Other View: Fight against illegal steel dumping must continue
The president and CEO of U.S. Steel, David Burritt, said he believes that President Donald Trump will take strong, decisive action against foreign steel dumping. We hope he is right. A real crackdown — long past due — not only would help American steelmakers' bottom lines but shore up national security.
During the Cold War, the federal government was so concerned about America's steel-making capacity that it stockpiled the raw materials needed for production. Now, communities nationwide are struggling with pollution caused by those sites.
The geopolitical considerations are different today, but steel-related national security concerns remain. Worse, they remain unaddressed. U.S. steelmakers struggle to compete against foreign producers that sell at below-market rates, partly because of subsidies from their governments. The unfair competition comes from adversaries, such as China, but also from allies, including Japan, Turkey and South Korea.
This is not about petty protectionism. If steelmakers can't compete, they shut down, and America loses capacity. Or, with revenue down, the companies put off capital projects needed to remain modern, undercutting their competitiveness in another way. Once capacity is lost or diminished, it can't be ramped up again in a hurry.
There's an economic effect that goes well beyond job losses. Amid financial problems partly associated with steel dumping, U.S. Steel pulled out of plans to build a new headquarters in Pittsburgh, delaying the entire redevelopment project.
In June, the bipartisan Congressional Steel Caucus, chaired by Rep. Tim Murphy, R-Pa., sent Trump a letter urging steps that "would apply broadly to the full spectrum of steel products, avoid exceptions that could be exploited by dumping or circumvention by foreign producers, and be sustained for a significant period of time to ensure the industry's vitality." In particular, the congressmen expressed concern about preserving capacity for the military, electrical grid and energy development.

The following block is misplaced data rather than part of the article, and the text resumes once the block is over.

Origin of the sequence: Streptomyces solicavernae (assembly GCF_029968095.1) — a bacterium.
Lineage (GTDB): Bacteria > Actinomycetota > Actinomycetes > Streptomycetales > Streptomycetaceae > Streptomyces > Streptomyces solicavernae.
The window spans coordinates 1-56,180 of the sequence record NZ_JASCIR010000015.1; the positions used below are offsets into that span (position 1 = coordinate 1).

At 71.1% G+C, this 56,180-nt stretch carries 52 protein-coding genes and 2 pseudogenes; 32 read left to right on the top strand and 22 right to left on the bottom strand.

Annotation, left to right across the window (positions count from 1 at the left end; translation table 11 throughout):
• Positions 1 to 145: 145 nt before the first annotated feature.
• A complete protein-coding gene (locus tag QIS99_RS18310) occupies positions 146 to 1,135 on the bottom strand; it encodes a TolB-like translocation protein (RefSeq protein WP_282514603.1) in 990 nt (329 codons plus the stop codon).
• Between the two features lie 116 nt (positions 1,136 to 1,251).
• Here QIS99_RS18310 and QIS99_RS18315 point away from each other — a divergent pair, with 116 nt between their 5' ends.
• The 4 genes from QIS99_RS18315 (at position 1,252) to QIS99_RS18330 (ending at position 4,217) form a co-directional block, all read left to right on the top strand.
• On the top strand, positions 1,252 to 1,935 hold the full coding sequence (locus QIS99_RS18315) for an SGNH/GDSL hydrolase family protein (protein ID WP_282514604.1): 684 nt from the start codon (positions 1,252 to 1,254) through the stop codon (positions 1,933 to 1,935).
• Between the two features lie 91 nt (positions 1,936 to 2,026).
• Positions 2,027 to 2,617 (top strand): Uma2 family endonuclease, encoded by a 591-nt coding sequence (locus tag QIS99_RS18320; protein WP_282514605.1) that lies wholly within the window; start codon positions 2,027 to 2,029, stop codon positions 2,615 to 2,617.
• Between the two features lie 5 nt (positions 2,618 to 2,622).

The Commerce Department has held hearings on the impact of steel dumping, and Trump already has cited a 1962 law allowing him to impose tariffs and take other steps outside the usual process for resolving trade disputes. During an interview with The Wall Street Journal, Trump, who campaigned on a pledge to level the trading play field, assailed steel dumping but said action might have to wait "til we get everything finished up between health care and taxes and maybe even infrastructure."
During a call with analysts, Burritt outlined $1.2 billion in capital improvements his company is making to stay in the game, and he said he believes a strong response on dumping from federal officials — "we do believe they're going to go broad and they're going to go deep" — is forthcoming.
Well and good, but the response should come sooner rather than later. During the Cold War, the government went to great lengths to ensure the steel industry's viability. It's no less important now.